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China races to vaccinate elderly, but many are reluctant

by Ozva Admin
China races to vaccinate elderly, but many are reluctant

BEIJING — Chinese authorities are going door-to-door paying people over the age of 60 to get vaccinated against COVID-19. But even as cases rise, Li Liansheng, 64, said her friends are alarmed by stories of fever, blood clots and other side effects.

“When people find out about such incidents, they may not be willing to take the vaccinessaid Li, who had been vaccinated before contracting COVID-19. A few days into his 10-day fight with the virus, Li has a sore throat and cough. He said it was like a “normal cold” with a mild fever.

China has joined other countries in treating cases rather than trying to end transmission of the virus by removing or easing rules on testing, quarantine and movement as it tries to reverse an economic downturn. But the change has flooded hospitals with feverish and wheezing patients.

The National Health Commission announced a campaign on November 29 to increase the vaccination rate among Chinese seniors, who Health Experts say it’s crucial to avoid a health care crisis. It is also the biggest hurdle before the ruling Communist Party can lift the last of the world’s strictest anti-virus restrictions.

China kept the number of cases low for two years with a “zero COVID” strategy that locked down cities and confined millions of people to their homes. Now, as it backtracks on that approach, it is facing the widespread outbreaks that other countries have already suffered.

The health commission has recorded just six deaths from COVID-19 this month, bringing the country’s official number to 5,241. That’s despite multiple reports of relatives of relatives dying.

China only counts deaths from pneumonia or respiratory failure in its official COVID-19 balance sheet, a health official said last week. That unusually narrow definition excludes many deaths that other countries would attribute to COVID-19.

Experts have predicted 1 to 2 million deaths in Porcelain until the end of 2023.

Li, who was exercising on the leafy grounds of the Temple of Heaven in central Beijing, said he is considering a second booster because of the publicity campaign: “As long as we know the vaccine won’t cause major side effects, we should take it.” .”

Neighborhood committees that form the lowest level of government have been ordered to find everyone over the age of 65 and monitor their health. They are doing what the state media calls the “ideological work” of lobbying residents to persuade their elderly relatives to get vaccinated.

In Beijing, the Chinese capital, the Liulidun neighborhood promises people over the age of 60 up to 500 yuan ($70) to get a two-dose vaccination course and a booster.

The National Health Commission announced on December 23 that the number of people vaccinated daily had more than doubled to 3.5 million nationwide. But that’s still a small fraction of the tens of millions of injections that were administered every day in early 2021.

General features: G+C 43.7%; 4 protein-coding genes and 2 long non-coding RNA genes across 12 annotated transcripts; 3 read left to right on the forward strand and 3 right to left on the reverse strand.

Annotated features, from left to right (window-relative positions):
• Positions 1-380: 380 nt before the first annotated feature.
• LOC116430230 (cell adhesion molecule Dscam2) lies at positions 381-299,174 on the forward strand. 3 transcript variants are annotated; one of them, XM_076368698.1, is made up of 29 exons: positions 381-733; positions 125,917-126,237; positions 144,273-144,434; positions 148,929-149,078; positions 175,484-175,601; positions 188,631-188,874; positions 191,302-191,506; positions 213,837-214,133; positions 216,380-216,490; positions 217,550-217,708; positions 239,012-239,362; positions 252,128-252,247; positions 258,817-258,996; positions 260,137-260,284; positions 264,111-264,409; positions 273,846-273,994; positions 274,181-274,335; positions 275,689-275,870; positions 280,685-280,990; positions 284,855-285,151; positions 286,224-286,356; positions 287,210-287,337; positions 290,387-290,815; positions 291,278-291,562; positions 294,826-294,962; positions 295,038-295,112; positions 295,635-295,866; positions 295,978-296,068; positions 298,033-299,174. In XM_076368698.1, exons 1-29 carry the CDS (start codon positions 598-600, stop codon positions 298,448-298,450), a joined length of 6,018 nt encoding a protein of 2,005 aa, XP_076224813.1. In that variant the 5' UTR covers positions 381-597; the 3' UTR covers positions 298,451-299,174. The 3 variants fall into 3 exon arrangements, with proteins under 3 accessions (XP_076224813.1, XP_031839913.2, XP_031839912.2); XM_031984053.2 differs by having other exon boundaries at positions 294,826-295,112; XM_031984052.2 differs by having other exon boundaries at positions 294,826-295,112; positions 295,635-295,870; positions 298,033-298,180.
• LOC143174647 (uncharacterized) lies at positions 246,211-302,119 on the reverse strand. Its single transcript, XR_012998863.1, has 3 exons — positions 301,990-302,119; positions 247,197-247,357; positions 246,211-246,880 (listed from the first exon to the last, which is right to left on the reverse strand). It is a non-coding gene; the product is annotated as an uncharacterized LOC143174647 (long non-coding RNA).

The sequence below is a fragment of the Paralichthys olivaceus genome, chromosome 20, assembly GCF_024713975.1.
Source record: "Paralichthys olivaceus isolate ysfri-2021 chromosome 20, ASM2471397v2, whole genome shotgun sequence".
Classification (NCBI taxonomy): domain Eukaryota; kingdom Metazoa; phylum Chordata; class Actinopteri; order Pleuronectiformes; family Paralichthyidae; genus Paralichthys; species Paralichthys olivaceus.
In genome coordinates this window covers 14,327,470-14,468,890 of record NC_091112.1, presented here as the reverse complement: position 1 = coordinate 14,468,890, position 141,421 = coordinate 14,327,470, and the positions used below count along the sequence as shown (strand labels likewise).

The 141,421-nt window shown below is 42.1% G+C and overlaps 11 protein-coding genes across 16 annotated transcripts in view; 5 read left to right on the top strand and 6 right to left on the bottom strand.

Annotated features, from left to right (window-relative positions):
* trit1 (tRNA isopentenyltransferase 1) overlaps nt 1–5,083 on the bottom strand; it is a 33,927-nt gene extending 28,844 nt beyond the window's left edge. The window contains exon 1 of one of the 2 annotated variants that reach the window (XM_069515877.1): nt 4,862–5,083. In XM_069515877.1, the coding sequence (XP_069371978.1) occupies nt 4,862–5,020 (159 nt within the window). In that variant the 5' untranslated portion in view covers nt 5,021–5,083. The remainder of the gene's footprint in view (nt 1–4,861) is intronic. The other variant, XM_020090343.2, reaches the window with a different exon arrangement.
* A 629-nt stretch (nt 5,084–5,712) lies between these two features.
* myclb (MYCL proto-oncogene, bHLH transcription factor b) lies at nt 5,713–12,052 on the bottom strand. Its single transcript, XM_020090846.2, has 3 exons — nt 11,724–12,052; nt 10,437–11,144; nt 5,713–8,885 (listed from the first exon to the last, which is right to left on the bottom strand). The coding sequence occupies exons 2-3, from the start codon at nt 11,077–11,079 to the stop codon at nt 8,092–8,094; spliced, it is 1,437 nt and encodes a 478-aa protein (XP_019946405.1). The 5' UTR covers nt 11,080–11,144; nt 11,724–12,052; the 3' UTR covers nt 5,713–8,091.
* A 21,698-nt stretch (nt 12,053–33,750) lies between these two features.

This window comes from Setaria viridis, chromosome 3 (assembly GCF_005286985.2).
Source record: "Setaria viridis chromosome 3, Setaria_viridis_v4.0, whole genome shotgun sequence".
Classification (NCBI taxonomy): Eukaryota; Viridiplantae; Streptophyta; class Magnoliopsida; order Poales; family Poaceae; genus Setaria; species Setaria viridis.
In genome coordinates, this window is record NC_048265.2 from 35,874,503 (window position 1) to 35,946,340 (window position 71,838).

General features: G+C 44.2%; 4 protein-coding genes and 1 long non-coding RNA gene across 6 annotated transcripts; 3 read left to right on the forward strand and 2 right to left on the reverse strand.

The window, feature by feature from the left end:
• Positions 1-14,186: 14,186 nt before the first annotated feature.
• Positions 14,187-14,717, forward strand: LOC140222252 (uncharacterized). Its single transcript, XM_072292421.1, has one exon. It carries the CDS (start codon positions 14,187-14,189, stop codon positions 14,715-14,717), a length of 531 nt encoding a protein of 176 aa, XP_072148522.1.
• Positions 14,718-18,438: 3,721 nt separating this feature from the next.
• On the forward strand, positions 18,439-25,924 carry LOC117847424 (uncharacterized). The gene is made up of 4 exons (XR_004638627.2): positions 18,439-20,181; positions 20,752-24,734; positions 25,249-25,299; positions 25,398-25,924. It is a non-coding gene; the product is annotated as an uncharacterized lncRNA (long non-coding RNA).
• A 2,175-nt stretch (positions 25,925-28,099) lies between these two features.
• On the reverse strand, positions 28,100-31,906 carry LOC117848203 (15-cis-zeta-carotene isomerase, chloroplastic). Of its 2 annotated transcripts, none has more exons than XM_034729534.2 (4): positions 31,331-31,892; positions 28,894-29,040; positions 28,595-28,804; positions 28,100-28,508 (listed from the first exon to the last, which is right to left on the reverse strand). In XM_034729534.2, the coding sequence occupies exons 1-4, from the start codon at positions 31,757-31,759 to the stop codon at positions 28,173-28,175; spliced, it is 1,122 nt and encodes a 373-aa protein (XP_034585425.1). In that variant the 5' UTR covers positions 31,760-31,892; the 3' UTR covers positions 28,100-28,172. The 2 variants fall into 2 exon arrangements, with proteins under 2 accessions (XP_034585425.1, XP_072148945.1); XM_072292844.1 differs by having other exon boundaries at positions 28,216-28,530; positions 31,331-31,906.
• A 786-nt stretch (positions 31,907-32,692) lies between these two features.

Older people are put off by the potential side effects of Chinese-made vaccines, for which the government has not announced test results in people 60 and older.

Li said a 55-year-old friend suffered from a fever and blood clots after being vaccinated. He said they can’t be sure the shot is to blame, but his friend is reluctant to get another one.

“The virus is also said to keep mutating,” Li said. “How do we know if the vaccines we take are useful?”

Some are reluctant because they have diabetes, heart problems and other health complications, despite warnings from experts that it is even more urgent for them to get vaccinated because the risks of COVID-19 outweigh the potential side effects of the vaccine. in almost all.

A 76-year-old man who walked daily through the Temple of Heaven with the help of a cane said he wants to get vaccinated but has diabetes and high blood pressure. The man, who gave only his last name, Fu, said he wears masks and tries to avoid crowds.

Older people also felt little urgency because the low number of cases before the latest surge meant few faced the risk of infection. However, that earlier lack of infections left China with few people who have developed antibodies to the virus.

“Now, families and relatives of the elderly must make it clear to them that an infection can cause serious illness and even death,” said Jiang Shibo, of Fudan University’s medical school in Shanghai.

More than 90% of people in China have been vaccinated, but only about two-thirds of those over 80, according to the National Health Commission. According to its 2020 census, China has 191 million people aged 65 and over, a group that alone would be the eighth most populous country, ahead of Bangladesh.

“Coverage rates for people over 80 still need to be improved,” said Shanghai news outlet The Paper. “The elderly are at high risk.”

Du Ming’s son arranged to have the 100-year-old vaccinated, according to his caretaker, Li Zhuqing, who was pushing Du in a face mask in a wheelchair through a park. Li agreed with that approach because none of the family members have been infected, meaning they are more likely to bring the disease to Du if they were exposed.

Health officials declined requests by reporters to visit vaccination centers. Two who briefly entered the centers were ordered to leave when employees found out who they were.


AP researcher Yu Bing and video producers Olivia Zhang and Wayne Zhang contributed.

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